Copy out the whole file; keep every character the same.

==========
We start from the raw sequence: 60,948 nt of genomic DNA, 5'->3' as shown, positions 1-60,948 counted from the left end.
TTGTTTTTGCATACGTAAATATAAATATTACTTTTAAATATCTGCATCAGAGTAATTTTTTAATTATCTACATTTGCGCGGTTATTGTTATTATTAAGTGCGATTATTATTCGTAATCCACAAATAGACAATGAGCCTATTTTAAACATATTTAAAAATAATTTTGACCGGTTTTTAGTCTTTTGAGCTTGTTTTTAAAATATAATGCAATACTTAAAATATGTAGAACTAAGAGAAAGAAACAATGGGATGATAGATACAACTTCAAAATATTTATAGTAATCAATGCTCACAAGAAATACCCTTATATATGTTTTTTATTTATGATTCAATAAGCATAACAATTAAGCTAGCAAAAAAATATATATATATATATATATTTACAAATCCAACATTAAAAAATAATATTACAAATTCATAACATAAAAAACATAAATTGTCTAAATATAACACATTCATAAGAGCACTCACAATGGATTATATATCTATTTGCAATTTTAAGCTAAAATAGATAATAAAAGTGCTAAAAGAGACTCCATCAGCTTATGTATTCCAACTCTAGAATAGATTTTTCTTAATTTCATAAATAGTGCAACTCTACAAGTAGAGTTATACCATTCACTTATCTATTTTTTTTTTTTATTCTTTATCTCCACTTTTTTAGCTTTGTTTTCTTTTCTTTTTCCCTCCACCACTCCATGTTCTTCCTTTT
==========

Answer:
We start from the raw sequence: 60,948 nt of genomic DNA, 5'->3' as shown, positions 1-60,948 counted from the left end.
TTGTTTTTGCATACGTAAATATAAATATTACTTTTAAATATCTGCATCAGAGTAATTTTTTAATTATCTACATTTGCGCGGTTATTGTTATTATTAAGTGCGATTATTATTCGTAATCCACAAATAGACAATGAGCCTATTTTAAACATATTTAAAAATAATTTTGACCGGTTTTTAGTCTTTTGAGCTTGTTTTTAAAATATAATGCAATACTTAAAATATGTAGAACTAAGAGAAAGAAACAATGGGATGATAGATACAACTTCAAAATATTTATAGTAATCAATGCTCACAAGAAATACCCTTATATATGTTTTTTATTTATGATTCAATAAGCATAACAATTAAGCTAGCAAAAAAATATATATATATATATATATTTACAAATCCAACATTAAAAAATAATATTACAAATTCATAACATAAAAAACATAAATTGTCTAAATATAACACATTCATAAGAGCACTCACAATGGATTATATATCTATTTGCAATTTTAAGCTAAAATAGATAATAAAAGTGCTAAAAGAGACTCCATCAGCTTATGTATTCCAACTCTAGAATAGATTTTTCTTAATTTCATAAATAGTGCAACTCTACAAGTAGAGTTATACCATTCACTTATCTATTTTTTTTTTTTATTCTTTATCTCCACTTTTTTAGCTTTGTTTTCTTTTCTTTTTCCCTCCACCACTCCATGTTCTTCCTTTT